LA HABRA HEIGHTS >> For 37 years, this city has only allowed residential development. In fact, a real estate office is the only commercial area in town.
But that could change after Thursday’s night’s City Council 4-1 vote to approve an 180-day exclusive negotiating agreement with Costa Mesa-based Prism Realty to consider buying city-owned property and building a community shopping center there.
“It’s a parcel of land sitting their vacant,” said Councilman Brian Bergman about the 3-acre site at the southwest corner of Hacienda and West roads the city purchased for $480,000 in 2004 from Los Angeles County with the idea of building a new fire station.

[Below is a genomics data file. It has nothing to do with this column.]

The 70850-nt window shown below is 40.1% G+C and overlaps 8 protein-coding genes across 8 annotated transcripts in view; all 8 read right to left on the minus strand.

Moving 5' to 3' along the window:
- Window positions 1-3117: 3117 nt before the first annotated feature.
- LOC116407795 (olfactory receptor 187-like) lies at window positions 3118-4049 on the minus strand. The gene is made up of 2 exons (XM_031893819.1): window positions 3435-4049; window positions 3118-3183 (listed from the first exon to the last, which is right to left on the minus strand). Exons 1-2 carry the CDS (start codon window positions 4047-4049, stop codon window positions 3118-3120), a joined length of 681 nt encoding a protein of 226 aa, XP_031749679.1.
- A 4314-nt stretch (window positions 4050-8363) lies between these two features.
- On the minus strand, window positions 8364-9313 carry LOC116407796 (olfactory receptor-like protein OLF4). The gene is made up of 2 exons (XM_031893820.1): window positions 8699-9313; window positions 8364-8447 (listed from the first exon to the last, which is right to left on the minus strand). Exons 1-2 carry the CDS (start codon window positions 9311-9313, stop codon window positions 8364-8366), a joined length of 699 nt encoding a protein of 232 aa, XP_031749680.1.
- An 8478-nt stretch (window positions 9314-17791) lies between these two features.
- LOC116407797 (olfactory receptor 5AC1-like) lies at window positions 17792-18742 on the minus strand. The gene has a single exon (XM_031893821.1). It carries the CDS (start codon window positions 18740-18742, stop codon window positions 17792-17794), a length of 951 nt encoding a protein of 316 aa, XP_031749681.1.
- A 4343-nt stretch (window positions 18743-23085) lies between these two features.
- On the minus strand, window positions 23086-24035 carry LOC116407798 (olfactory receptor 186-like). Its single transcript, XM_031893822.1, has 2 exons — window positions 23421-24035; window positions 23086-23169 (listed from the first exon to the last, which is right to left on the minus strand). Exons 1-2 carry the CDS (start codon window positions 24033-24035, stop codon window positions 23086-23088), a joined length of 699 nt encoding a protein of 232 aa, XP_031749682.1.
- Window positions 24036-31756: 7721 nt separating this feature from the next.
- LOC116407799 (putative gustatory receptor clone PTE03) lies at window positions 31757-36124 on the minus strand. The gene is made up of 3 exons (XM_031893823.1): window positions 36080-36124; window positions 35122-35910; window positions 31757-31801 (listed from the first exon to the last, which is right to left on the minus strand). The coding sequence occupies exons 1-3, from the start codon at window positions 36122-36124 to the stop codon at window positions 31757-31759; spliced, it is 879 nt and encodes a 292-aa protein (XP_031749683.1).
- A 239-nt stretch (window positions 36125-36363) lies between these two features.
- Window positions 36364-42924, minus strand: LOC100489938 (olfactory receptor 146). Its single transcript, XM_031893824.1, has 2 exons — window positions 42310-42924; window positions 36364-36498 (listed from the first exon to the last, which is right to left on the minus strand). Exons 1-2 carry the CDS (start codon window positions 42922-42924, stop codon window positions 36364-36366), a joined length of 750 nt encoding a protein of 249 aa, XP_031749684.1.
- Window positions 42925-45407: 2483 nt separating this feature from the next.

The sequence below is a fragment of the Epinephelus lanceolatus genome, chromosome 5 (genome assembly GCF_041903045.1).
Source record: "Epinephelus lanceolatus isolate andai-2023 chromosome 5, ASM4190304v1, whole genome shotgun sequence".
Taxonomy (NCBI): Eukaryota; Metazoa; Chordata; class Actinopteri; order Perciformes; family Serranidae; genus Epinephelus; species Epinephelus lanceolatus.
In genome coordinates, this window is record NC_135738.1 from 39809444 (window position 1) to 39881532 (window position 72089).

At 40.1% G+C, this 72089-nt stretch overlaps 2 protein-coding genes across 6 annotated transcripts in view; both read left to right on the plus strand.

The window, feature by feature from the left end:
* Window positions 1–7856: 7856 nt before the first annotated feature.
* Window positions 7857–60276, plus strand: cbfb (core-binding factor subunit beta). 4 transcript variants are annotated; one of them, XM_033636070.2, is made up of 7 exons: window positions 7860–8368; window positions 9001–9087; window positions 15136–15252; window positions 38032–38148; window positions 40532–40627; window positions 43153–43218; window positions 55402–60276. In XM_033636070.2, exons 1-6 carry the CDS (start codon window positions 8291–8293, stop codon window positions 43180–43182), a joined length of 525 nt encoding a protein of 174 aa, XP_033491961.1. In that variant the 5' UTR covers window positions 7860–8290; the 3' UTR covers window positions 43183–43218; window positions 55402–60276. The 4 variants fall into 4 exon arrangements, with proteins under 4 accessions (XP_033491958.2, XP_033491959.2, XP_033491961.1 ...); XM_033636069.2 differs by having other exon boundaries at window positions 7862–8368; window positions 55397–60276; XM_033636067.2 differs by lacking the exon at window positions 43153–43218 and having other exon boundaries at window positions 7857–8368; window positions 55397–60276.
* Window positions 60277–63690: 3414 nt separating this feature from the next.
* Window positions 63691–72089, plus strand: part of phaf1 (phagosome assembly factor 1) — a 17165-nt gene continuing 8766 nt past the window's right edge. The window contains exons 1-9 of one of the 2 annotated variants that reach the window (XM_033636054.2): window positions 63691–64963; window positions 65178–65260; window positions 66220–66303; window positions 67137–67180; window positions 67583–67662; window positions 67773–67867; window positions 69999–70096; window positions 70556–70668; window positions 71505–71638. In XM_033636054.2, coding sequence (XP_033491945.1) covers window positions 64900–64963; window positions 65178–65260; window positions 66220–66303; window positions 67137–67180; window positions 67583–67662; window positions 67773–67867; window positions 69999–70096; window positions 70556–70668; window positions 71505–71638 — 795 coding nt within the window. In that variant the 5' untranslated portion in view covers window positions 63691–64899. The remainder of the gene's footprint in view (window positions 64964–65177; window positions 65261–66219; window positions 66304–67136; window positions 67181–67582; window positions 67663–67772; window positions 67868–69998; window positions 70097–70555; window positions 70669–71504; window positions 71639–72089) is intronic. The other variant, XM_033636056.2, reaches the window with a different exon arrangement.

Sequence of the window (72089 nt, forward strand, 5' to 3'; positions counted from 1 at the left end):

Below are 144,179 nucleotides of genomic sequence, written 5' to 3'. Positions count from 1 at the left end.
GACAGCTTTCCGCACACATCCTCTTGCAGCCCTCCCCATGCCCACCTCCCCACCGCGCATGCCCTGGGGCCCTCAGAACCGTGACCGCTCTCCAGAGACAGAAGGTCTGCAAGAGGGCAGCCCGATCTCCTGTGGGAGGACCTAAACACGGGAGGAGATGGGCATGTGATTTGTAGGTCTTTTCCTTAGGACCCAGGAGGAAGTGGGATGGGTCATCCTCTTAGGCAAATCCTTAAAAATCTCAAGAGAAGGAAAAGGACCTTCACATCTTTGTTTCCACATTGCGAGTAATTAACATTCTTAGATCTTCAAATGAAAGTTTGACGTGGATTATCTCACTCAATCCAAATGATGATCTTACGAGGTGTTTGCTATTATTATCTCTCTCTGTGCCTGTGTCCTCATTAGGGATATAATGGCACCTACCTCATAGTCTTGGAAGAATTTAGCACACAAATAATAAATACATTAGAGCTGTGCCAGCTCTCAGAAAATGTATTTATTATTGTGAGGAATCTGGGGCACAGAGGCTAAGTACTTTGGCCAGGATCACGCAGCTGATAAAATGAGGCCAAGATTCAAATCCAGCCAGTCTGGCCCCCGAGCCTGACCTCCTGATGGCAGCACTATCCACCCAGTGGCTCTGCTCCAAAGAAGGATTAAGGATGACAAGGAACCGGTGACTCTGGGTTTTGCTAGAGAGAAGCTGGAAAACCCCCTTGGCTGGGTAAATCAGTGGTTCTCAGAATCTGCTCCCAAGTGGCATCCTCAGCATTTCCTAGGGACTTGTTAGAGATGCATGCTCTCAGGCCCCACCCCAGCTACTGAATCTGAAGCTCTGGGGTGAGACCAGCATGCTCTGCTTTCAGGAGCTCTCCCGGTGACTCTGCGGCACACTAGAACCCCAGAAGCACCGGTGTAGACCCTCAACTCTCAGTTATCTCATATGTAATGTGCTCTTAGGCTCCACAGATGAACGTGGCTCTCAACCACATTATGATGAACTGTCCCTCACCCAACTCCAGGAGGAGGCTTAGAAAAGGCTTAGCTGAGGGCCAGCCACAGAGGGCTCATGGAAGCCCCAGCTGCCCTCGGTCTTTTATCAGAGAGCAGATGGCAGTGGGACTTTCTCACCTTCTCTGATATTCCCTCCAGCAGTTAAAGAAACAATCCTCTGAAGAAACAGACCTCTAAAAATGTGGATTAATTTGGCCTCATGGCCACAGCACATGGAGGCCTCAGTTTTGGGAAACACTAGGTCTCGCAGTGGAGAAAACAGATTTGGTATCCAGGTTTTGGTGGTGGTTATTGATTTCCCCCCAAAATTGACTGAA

That never happened and now it’s surplus property, Bergman said.
“It really doesn’t have much value,” he said. “We have a fiduciary relationship with the citizens to extract the highest price we can out of this property … so we can repair our roads. We’ve never really funded our paramedics.”
But the council needs to put something there that will be acceptable to the community, Bergman said.
For example, that rules out putting in apartments, he said. In fact the council last year rejected a proposal from another developer for high-density housing, City Manager Shauna Clark said.
Bergman said he also doesn’t believe that single-family homes — no more than three would be allowed under the current zoning — would work because no one would want to live near the heavy traffic on Hacienda.
But there already is opposition to the proposal to consider commercial zoning for the lot.
That should be no surprise, said Jean Lietzau, who was on the City Council from 1978-90.